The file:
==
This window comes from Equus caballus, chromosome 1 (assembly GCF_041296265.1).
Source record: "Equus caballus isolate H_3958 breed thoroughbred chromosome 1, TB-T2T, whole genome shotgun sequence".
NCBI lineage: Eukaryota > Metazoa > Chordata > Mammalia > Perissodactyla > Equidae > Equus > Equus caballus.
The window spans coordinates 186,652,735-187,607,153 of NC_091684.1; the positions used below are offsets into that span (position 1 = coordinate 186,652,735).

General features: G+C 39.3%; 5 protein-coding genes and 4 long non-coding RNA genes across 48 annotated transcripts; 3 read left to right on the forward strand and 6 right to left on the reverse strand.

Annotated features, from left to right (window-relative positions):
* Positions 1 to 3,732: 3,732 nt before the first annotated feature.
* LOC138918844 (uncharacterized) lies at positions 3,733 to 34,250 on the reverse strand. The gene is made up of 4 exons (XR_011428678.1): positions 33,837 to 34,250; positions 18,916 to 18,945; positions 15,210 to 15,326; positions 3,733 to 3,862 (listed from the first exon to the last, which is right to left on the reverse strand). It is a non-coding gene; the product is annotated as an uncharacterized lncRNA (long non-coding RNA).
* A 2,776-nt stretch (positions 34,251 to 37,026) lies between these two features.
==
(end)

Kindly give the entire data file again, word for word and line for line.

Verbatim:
This window comes from Equus caballus, chromosome 1 (assembly GCF_041296265.1).
Source record: "Equus caballus isolate H_3958 breed thoroughbred chromosome 1, TB-T2T, whole genome shotgun sequence".
NCBI lineage: Eukaryota > Metazoa > Chordata > Mammalia > Perissodactyla > Equidae > Equus > Equus caballus.
The window spans coordinates 186,652,735-187,607,153 of NC_091684.1; the positions used below are offsets into that span (position 1 = coordinate 186,652,735).

General features: G+C 39.3%; 5 protein-coding genes and 4 long non-coding RNA genes across 48 annotated transcripts; 3 read left to right on the forward strand and 6 right to left on the reverse strand.

Annotated features, from left to right (window-relative positions):
* Positions 1 to 3,732: 3,732 nt before the first annotated feature.
* LOC138918844 (uncharacterized) lies at positions 3,733 to 34,250 on the reverse strand. The gene is made up of 4 exons (XR_011428678.1): positions 33,837 to 34,250; positions 18,916 to 18,945; positions 15,210 to 15,326; positions 3,733 to 3,862 (listed from the first exon to the last, which is right to left on the reverse strand). It is a non-coding gene; the product is annotated as an uncharacterized lncRNA (long non-coding RNA).
* A 2,776-nt stretch (positions 34,251 to 37,026) lies between these two features.